[Date Prev][Date Next][Thread Prev][Thread Next][Date Index][Thread Index][Subject Index][Author Index]

Cladistics Debate Part 2



Chris Brochu's response to my response, herewith:

In article <405ohh$paf@newsbf02.news.aol.com> Dinogeorge,
dinogeorge@aol.com writes:
 A better way of distinguishing birds
>from dinosaurs would be to arrive at a consensus about where to put the
>dinosaur-bird transition point and then stick with it for a while. And if
>a few creatures that we now call dinosaurs, such as _Deinonychus_ and
>_Troodon_, happen to fall on the avian side of the transition point,
>that's fine, too.

Who decides where this transition will be?
In a sense, this is what we are doing.  We've defined Aves as the last
common ancestor of living birds and all of its descendents.  If a
rhinoceros were to end up within this group (and no, I don't think it
likely), it would be a member of Aves.

As it happens, Archaeopteryx falls outside of Aves.  This raises the
issue of official taxonomic terms and colloquial names.  Archaeopteryx is
still a "bird" in everyday parliance, but it is not a member of
monophyletic Aves.


>
>"Aves is nested within Dinosauria, just as it is nested within Reptilia
>[which ain't a clade, by the way--old habits die hard, even among
>cladists]."

Actually, it is.  Reptilia is defined as the last common ancestor of
turtles, lepidosaurs,   crocodylians, and all of its descendents.  This
includes birds, but excludes the so-called "mammal-like reptiles."

True enough, the old concept of "Reptilia" was paraphyletic in the sense
that it excluded mammals and birds.  We have retained the name for a
group that comes closest to its original Linnean usage - a group
circumscribing living cold-blooded amniotes.  This also happens to
include birds.  For more information, read Laurin and Reisz's paper in
Zoological Journal of the Linnean Society (? I don't have it in front of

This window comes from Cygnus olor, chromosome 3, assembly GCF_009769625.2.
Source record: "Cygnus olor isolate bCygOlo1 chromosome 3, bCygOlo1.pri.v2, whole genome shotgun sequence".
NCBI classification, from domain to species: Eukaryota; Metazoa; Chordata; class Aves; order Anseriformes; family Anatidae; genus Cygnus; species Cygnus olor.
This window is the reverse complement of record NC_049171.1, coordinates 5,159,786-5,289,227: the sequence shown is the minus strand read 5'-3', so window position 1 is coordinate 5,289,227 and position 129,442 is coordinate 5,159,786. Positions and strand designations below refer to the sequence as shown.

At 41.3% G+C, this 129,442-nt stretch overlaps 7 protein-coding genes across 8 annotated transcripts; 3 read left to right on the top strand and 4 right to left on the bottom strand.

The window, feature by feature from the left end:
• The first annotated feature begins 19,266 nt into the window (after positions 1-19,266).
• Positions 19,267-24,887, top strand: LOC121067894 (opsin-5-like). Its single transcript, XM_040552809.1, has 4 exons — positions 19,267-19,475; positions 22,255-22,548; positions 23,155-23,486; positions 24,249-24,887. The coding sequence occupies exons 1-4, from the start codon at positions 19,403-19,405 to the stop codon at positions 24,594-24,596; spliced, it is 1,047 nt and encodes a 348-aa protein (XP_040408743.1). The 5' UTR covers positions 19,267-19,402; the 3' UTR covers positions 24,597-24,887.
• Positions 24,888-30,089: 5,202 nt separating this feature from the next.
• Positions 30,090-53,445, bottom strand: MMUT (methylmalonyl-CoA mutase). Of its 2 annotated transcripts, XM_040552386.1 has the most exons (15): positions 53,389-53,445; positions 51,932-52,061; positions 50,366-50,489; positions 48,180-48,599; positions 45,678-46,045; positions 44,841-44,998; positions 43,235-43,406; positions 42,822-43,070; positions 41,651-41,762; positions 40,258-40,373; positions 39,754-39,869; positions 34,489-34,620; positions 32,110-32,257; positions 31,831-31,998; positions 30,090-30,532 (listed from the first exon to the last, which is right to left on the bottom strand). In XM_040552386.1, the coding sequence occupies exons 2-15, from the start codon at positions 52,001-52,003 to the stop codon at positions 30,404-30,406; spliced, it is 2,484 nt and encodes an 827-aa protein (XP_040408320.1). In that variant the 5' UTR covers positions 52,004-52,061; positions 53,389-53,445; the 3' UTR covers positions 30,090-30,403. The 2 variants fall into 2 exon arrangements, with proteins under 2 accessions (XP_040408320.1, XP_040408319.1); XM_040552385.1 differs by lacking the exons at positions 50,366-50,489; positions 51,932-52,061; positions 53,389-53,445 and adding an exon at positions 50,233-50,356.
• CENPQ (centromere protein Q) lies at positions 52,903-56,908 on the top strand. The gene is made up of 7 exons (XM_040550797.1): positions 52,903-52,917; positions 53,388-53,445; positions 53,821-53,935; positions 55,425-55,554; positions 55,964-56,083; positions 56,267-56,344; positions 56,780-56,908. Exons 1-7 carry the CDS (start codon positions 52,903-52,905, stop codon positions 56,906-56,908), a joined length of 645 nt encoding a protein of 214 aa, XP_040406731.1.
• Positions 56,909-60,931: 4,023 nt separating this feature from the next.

me; within the past year).


 You could also say, "Dinosauria is nested within Aves," if you
>broaden your definition of Aves to include the common ancestor of the
>dinosaurs. The arbitrary nature of cladistic taxonomies comes out in the
>assignment of well-known names to particular branch nodes in the
>cladogram. Why is Aves assigned where it is, instead of, for example, at
>the point where "dinosaurs" diverge from the rest of the archosaurs, or
>somewhere else? I understand the "distress" some cladists might feel at
>the suggestion that their taxonomy also carries this irreducible measure
>of arbitrariness(!).


There is a big difference between non-arbitrarily recognizing
monophyletic groups and arbitrarily naming them.

In a sense, nature "gives" us monophyletic groups because of the history
of ancestry and descent created by evolution.  Common ancestors must have
existed in the evolutionary past.  That is not arbitrary.  We are using
natural patterns in our classification.

Nomenclature is another issue.  One could, in principle, define Aves the
way Olshevsky did.  We choose not to because the current cladistic Aves
comes closest to the original intent - Linneaus was thinking about
thrushes and warblers, not ceratopsians and stegosaurs.

Nomenclature, to an extent, is arbitrary in any systematic procedure. 
Group definition, irrespective of the name, is not in cladistics.  (Of
course, that raises the issue of our ability to accurately reconstruct
these groups, but that's another debate for another time.)

>

>Cladistically, _Tyrannosaurus_ is more closely related to robins and
>hummingbirds than it is to _Triceratops_; 

Yes!

but because it is not nearly as
>far removed from the dinosaurian common ancestor, it is morphologically